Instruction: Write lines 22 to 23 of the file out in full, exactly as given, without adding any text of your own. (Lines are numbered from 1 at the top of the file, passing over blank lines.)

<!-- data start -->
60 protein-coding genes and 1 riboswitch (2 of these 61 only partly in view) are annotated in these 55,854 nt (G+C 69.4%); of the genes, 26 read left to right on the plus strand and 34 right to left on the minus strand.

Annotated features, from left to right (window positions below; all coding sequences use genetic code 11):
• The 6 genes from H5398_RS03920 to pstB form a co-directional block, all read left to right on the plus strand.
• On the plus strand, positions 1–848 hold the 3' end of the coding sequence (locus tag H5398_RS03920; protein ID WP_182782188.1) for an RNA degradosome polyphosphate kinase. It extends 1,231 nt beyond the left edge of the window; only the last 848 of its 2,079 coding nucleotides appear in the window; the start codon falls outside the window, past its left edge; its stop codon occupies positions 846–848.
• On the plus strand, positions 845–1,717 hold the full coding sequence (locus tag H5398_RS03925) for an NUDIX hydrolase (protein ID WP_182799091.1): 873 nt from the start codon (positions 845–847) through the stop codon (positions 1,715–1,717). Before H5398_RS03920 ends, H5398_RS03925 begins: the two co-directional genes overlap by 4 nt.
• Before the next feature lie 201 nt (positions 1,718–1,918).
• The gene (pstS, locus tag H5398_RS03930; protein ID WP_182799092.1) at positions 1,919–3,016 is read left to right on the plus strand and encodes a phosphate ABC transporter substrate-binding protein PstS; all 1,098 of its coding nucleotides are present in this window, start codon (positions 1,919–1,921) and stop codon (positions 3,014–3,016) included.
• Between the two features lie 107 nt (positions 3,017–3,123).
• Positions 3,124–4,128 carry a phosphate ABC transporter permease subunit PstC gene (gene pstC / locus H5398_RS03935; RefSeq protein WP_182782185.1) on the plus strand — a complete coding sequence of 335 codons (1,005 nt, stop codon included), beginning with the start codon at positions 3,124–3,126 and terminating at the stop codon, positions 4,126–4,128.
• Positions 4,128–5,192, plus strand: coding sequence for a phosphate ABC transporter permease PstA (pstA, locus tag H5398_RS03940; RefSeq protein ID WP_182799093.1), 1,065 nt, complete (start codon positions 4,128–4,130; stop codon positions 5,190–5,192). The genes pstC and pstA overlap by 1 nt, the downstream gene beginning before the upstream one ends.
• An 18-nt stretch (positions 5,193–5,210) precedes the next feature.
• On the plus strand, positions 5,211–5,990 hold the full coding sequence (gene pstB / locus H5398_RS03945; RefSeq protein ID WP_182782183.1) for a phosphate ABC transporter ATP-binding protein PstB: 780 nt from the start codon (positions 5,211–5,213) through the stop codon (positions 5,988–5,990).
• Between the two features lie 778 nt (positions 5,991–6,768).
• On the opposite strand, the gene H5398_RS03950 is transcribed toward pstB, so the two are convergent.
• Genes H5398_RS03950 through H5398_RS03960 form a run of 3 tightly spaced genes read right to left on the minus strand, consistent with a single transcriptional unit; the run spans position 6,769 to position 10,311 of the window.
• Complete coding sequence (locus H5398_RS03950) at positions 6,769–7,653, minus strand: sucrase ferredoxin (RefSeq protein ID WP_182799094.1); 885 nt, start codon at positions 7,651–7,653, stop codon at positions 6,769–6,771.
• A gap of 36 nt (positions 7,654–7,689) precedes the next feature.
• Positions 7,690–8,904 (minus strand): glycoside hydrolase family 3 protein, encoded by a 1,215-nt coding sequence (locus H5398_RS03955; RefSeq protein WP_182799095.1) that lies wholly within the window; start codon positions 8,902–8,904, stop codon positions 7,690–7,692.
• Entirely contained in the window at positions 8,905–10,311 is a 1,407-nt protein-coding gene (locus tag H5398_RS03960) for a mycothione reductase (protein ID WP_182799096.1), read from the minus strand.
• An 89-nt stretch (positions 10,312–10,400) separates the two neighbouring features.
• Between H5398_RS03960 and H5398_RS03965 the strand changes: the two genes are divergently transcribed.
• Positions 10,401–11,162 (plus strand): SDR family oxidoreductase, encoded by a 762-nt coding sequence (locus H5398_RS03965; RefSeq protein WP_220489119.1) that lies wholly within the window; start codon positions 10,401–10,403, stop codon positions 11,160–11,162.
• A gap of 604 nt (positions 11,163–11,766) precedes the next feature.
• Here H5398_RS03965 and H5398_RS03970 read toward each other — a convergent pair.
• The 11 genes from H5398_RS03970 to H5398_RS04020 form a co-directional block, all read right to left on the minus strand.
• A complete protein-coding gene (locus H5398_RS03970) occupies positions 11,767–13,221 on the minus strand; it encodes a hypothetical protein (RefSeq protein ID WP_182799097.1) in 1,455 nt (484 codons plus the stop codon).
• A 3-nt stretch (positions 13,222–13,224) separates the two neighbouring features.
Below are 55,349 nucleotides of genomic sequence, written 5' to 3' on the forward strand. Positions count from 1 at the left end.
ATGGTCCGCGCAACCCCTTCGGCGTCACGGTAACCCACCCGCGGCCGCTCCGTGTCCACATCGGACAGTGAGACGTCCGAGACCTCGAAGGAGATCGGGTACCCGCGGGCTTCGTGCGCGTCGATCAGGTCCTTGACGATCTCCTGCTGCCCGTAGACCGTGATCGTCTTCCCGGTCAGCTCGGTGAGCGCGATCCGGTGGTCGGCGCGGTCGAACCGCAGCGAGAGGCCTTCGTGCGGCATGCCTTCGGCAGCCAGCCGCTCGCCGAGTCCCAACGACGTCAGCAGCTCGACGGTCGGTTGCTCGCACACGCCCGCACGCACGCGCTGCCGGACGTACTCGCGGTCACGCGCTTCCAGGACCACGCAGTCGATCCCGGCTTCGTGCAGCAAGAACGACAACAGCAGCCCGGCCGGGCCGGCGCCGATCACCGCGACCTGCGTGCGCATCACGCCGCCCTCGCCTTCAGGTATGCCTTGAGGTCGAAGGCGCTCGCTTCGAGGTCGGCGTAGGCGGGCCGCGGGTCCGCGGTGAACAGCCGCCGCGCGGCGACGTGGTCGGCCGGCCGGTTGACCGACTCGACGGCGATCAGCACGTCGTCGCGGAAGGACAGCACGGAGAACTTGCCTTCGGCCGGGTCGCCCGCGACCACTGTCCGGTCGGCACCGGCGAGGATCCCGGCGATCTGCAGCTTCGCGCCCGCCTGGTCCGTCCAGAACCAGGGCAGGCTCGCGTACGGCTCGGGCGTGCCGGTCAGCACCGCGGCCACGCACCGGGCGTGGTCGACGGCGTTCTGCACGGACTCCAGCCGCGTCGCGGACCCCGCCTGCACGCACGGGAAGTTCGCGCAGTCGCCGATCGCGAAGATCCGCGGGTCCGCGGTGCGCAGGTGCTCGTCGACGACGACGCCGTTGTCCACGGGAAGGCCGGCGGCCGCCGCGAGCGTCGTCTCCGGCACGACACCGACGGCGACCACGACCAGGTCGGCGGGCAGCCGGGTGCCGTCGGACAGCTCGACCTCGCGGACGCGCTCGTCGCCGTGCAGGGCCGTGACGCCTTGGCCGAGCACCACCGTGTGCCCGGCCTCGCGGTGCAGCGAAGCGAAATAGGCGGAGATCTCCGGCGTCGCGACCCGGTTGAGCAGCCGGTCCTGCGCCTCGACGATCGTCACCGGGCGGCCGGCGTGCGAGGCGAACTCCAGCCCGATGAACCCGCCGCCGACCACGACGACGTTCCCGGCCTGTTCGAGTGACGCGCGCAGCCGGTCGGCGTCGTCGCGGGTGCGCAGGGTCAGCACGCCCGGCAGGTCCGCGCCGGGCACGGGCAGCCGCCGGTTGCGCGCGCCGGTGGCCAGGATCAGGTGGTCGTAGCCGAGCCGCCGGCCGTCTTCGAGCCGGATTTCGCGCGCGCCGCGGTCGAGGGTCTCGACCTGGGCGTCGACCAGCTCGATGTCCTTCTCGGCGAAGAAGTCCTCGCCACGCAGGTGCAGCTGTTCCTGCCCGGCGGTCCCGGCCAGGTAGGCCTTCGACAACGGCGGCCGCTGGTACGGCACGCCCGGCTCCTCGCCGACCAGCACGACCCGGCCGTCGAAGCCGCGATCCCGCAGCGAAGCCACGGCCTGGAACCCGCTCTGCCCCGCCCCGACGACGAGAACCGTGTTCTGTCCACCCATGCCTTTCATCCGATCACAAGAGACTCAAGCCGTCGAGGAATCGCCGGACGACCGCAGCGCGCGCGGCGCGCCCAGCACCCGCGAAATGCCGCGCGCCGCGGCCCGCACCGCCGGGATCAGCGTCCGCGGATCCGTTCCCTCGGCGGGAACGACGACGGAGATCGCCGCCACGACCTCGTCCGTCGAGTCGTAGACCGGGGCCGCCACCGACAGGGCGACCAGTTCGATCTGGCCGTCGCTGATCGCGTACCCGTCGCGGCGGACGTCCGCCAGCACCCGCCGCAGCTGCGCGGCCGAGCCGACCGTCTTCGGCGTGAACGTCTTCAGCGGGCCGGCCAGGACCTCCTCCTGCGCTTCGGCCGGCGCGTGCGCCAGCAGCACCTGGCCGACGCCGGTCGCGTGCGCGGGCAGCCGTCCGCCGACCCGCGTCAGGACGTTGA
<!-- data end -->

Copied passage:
• Positions 10,401–11,162 (plus strand): SDR family oxidoreductase, encoded by a 762-nt coding sequence (locus H5398_RS03965; RefSeq protein WP_220489119.1) that lies wholly within the window; start codon positions 10,401–10,403, stop codon positions 11,160–11,162.
• A gap of 604 nt (positions 11,163–11,766) precedes the next feature.